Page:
As you can see, there is a lot of data leaving with your employees. And yet, when companies do their off-boarding, an IT specialist is only involved 9% of the time, which strikes the authors as downright crazy.
Cybersecurity Awareness Training
In a previous column, we talked about the critical need for cybersecurity awareness training. Without doubt, there are employees who wish their employers harm as outlined above. But the vast majority of employees simply are not educated about the accidental errors they are prone to making and the consequent harm to their employers.
They need regular training in spotting phishing emails/texts, social engineering, vishing, business email compromises, wire transfer protocols (you do have those, right?), why multi-factor authentication is so invaluable, encrypting confidential data, creating good passwords, managing their passwords – and the list goes on. Twice a year training is preferred but start with at least annual training. If Russia gets serious about increasing cyberattacks on the U.S., as our government now believes it will, you may get increasingly motivated to up your game.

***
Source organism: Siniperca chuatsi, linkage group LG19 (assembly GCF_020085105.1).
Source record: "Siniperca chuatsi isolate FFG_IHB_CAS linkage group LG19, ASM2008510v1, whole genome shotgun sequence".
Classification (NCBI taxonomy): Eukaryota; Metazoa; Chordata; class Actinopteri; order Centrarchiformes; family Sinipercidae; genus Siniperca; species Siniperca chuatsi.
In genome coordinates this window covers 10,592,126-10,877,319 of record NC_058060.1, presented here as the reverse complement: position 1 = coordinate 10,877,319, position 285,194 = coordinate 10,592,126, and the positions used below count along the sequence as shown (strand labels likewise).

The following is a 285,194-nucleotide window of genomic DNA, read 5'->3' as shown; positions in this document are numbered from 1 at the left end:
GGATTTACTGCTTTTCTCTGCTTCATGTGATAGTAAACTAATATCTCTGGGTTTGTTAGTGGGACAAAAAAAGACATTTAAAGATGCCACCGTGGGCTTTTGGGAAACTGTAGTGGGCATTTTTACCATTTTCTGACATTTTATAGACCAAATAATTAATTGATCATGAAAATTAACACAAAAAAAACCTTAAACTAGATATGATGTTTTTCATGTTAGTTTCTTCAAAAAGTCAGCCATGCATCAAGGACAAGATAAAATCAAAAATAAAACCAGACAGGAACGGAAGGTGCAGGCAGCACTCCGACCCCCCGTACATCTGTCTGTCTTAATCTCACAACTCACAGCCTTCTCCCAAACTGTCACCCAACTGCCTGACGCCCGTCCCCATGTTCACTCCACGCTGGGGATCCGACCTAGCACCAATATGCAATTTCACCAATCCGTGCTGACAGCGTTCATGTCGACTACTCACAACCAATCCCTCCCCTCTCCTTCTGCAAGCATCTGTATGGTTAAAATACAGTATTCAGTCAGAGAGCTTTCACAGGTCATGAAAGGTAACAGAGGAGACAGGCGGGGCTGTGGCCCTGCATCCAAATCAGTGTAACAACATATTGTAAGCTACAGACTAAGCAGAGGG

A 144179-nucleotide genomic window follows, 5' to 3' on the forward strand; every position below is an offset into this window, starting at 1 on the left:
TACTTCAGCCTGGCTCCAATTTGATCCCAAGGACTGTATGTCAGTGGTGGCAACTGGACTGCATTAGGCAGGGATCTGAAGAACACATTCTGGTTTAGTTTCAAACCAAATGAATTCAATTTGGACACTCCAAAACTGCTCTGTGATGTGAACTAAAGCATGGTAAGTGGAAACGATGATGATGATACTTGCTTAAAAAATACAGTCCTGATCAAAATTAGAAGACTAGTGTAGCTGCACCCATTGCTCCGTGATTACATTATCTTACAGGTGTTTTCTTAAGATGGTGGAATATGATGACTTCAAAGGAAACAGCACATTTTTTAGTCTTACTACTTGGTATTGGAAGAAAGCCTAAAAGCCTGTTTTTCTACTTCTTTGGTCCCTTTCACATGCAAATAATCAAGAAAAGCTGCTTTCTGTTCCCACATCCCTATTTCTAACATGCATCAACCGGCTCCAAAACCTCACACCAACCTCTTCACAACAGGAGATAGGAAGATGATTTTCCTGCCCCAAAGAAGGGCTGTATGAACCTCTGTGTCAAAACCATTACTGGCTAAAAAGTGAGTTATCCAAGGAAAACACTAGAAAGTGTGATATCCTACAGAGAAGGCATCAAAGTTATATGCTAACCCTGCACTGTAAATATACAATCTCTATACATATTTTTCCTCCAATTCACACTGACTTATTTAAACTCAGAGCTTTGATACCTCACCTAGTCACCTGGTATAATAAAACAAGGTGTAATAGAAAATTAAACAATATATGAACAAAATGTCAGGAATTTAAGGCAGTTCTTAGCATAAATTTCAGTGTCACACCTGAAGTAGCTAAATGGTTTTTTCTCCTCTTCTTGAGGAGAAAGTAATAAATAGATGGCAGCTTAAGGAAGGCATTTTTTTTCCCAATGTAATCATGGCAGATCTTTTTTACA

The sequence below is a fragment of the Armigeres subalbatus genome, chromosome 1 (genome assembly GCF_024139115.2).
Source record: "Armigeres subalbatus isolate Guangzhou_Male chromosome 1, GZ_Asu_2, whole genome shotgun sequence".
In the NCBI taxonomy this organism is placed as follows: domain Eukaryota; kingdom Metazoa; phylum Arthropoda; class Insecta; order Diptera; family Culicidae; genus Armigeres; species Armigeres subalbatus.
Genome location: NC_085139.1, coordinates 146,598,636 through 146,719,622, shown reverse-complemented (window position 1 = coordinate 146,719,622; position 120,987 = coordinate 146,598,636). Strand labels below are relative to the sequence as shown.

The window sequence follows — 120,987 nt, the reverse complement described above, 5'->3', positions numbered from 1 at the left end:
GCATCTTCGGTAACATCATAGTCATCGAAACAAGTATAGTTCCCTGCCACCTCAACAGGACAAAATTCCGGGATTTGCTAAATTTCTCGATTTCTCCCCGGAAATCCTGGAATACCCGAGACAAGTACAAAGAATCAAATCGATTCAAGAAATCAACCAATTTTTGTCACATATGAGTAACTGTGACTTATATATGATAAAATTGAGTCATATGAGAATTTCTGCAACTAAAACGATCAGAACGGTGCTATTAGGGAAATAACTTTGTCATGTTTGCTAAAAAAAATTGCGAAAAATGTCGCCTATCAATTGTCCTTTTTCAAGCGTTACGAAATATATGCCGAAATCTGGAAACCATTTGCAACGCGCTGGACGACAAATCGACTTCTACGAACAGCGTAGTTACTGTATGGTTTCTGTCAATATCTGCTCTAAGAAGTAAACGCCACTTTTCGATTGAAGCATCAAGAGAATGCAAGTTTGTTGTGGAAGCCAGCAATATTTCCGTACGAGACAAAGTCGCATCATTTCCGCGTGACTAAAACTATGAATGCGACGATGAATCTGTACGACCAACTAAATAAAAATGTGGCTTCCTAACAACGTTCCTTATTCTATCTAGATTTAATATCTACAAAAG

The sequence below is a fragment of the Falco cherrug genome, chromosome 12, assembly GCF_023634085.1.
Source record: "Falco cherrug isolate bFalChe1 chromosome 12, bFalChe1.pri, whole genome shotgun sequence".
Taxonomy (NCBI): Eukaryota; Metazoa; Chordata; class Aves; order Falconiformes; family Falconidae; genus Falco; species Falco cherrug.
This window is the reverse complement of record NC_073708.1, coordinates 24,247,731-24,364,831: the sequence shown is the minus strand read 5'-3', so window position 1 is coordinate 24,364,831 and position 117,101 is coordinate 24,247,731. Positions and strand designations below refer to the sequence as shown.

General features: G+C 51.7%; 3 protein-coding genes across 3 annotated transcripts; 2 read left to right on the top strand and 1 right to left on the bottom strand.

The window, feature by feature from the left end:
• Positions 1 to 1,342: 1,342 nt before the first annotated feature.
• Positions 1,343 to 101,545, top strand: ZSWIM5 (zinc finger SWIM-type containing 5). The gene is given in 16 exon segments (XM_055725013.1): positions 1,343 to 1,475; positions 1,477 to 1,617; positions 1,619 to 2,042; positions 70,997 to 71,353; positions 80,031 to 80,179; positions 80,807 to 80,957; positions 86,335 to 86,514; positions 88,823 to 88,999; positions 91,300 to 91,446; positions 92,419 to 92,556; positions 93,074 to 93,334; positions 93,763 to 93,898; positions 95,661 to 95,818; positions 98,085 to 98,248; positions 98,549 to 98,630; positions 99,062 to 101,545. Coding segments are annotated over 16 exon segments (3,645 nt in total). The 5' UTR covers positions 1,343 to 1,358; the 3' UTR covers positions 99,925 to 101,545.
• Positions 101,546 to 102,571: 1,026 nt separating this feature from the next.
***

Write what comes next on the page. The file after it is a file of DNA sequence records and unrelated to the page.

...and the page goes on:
Sharon D. Nelson (email@example.com) is a practicing attorney and the president of Sensei Enterprises, Inc. She is a past president of the Virginia State Bar, the Fairfax Bar Association, and the Fairfax Law Foundation. She is a co-author of 18 books published by the ABA.
John W. Simek (firstname.lastname@example.org) is vice president of Sensei Enterprises, Inc. He is a Certified Information Systems Security Professional (CISSP), Certified Ethical Hacker (CEH), and a nationally known expert in the area of digital forensics. He and Sharon provide legal technology, cybersecurity, and digital forensics services from their Fairfax, Virginia firm.
Michael C. Maschke (email@example.com) is the CEO/Director of Cybersecurity and Digital Forensics of Sensei Enterprises, Inc. He is an EnCase Certified Examiner, a Certified Computer Examiner (CCE #744), a Certified Ethical Hacker, and an AccessData Certified Examiner. He is also a Certified Information Systems Security Professional.